Ghost features one of the most streamlined fighting systems that the world has ever seen. It’s never enough to watch for your opponent, hit the block or parry button, and take them out. You can do this, but it’s rarely the only answer to a fight. Instead, Ghost makes its users keep track of different stances while playing three-dimensional chess and figuring out how to get out of the latest pickle. It’s frustrating and challenging, but it’s also intellectually stimulating when you finally figure it out. By taking away the cat-like agility of Assassin’s Creed, Sucker Punch gave a grounded version where hitting X was not enough to get out of the way. You might escape that blow, but on recollecting your step, a foe may take advantage and strike. Luckily, the game does not suffer from the controller lag that other games of the genre have. While easier modes may allow for standard hack-and-slash play, the legendary mode forces mindless gamers like myself to think about their every action.
Every gamer calls their favorite games immersive, but few games are as immersive as Ghost. Jin Sakai is a lived-in character who feels like the type of swordsman in a Kurosawa samurai epic. Sakai cannot just button mash and fake his way to making a name. He has to learn how to embrace everything that he’s been taught, adjust to new technology and strategy, and change his strategy on the fly. Ghost offers complete freedom and forces players to switch things up, so they’re not just stabbing everyone they see and hiding bodies. Sometimes, that’s the best choice. Other times, it’s better to go in with a sword-swinging and hopes that a brute won’t blindside you with with the broad side of his warhammer. One wrong move doesn’t always mean brief encounter, it can be the difference between silently killing a camp full of the enemy troops and having all those troops come over to you. The AI here is too smart to exploint, though occasional glitches make this easier.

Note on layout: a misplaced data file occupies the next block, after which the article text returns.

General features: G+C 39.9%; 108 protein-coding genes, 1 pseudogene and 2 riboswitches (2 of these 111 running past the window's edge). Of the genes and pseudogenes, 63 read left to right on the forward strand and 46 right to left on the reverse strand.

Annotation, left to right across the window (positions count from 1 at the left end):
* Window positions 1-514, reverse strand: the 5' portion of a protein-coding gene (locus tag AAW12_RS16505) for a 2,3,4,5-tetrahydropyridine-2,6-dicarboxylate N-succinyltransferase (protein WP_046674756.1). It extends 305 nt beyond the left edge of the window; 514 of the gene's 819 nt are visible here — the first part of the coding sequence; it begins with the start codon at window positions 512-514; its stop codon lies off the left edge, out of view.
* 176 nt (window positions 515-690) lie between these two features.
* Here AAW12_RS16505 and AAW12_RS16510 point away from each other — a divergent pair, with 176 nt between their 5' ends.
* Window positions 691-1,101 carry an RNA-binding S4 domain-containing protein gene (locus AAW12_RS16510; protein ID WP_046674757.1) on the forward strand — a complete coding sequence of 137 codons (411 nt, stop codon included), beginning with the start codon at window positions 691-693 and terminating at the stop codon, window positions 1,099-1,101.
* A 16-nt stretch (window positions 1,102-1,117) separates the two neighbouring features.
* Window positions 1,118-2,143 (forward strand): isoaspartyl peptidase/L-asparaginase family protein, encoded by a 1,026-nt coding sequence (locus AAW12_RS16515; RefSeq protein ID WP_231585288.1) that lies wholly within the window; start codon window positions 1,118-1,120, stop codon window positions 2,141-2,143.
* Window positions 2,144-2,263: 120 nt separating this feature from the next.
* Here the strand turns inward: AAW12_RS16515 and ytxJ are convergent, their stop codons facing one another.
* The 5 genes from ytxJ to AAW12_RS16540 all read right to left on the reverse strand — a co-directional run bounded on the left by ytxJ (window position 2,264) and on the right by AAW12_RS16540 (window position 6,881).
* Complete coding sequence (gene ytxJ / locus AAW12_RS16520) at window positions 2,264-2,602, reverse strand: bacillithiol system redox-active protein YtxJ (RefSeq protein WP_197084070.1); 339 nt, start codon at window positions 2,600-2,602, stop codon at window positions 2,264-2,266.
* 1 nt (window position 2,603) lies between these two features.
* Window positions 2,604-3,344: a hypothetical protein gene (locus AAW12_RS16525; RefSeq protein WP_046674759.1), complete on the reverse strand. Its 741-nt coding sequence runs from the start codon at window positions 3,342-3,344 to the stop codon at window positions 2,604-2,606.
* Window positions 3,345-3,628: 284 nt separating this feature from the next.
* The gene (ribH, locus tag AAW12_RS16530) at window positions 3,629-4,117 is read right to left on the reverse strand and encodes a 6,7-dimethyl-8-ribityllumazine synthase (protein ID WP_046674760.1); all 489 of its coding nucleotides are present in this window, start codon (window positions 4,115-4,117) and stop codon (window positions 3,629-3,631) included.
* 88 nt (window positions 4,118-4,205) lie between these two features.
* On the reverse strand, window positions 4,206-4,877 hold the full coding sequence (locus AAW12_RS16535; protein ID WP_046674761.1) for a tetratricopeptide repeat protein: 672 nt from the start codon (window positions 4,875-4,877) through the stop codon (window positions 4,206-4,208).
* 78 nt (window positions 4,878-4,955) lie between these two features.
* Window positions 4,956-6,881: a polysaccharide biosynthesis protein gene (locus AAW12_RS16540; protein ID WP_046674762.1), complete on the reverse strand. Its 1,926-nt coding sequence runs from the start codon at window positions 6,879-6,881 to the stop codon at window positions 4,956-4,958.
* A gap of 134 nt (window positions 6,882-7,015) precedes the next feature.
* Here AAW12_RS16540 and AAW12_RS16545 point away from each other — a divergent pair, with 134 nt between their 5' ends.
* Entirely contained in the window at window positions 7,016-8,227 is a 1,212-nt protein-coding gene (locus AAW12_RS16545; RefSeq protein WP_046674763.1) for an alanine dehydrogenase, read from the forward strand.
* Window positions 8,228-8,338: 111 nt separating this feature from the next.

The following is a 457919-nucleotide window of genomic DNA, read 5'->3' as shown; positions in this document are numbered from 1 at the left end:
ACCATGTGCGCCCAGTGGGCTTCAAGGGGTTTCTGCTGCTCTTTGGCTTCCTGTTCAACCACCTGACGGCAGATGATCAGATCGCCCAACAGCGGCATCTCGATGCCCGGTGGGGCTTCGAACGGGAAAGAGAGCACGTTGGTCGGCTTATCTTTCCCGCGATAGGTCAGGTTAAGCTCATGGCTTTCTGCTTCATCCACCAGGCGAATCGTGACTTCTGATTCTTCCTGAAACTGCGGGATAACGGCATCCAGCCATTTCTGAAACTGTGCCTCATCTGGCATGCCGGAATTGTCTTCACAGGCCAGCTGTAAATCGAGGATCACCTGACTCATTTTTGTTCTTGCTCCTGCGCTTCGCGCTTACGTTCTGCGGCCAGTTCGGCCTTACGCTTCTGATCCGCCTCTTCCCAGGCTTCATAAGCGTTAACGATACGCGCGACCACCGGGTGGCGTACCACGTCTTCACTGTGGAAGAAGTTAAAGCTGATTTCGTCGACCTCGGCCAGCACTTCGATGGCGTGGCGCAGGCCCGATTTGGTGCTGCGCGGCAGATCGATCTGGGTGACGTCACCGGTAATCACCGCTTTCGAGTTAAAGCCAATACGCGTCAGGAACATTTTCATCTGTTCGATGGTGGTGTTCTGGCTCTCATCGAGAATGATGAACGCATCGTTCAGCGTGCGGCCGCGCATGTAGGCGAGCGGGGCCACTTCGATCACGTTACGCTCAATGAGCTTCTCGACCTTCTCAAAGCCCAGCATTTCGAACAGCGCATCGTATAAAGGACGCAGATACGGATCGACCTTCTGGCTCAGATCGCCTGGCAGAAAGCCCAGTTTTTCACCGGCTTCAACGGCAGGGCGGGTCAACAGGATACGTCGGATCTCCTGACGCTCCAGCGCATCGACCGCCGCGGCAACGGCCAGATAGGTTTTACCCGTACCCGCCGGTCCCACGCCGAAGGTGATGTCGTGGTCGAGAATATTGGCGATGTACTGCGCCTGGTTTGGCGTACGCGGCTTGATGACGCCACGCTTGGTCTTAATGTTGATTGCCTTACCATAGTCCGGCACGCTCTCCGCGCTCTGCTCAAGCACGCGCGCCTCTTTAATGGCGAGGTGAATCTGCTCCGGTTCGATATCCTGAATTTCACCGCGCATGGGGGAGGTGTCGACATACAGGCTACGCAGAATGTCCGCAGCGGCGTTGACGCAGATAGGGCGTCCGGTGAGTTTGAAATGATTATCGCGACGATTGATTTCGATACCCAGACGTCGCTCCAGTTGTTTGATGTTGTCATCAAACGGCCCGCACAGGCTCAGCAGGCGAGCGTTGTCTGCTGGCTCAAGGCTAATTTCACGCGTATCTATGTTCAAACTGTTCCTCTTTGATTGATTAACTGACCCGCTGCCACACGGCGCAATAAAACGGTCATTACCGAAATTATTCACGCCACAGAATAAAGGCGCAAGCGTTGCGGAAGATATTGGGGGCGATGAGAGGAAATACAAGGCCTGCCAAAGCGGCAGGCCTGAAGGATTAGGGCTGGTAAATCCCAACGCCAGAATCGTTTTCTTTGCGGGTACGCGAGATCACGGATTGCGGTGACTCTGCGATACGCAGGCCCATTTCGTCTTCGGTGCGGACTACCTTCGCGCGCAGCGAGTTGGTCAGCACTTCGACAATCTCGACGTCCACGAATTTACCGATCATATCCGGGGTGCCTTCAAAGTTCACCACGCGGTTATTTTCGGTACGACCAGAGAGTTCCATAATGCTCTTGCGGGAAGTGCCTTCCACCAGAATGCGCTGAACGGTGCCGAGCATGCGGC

Long story short, games like Ghost know the tendencies that gamers like myself have to assume we can dial it in just cause we’ve been doing this since Super Nintendo when reality states that we fall back into Mortal Kombat button mashing because we haven’t advanced with the tech. It’s not a cinematic movie like a Quantum Realm release, but a gave that offers full autonomy while telling a narrative tale that forces us to think like its protagonist, or else. More than a decade into the stealth-based action adventure games pinnacle, we’re finally getting prestige games that don’t focus on body counts and blood lust. They focus on the way of the samurai, tell us the strengths and weaknesses of different stances and strategies, and make us think more meditatively about the peace we’re trying to attain through violence.
The politics behind this message are an entirely different discussion, but the core of what makes Ghost so special, is it teaches gamers like me who have gotten by on playing like I drive by constantly hurling wrenches in my path without holding my hand and telling me how to fix them. It’s a valuable strategy in everyday life, but it’s especially valuable skill for those who forget why they play these games. Hopefully, the game’s massive success and upcoming expansion make other genre competitors think about the mindfulness behind even the most violent games. Not only does it make the ultimate victory more rewarding, but it teaches you skills that improve gaming on unrelated titles, too.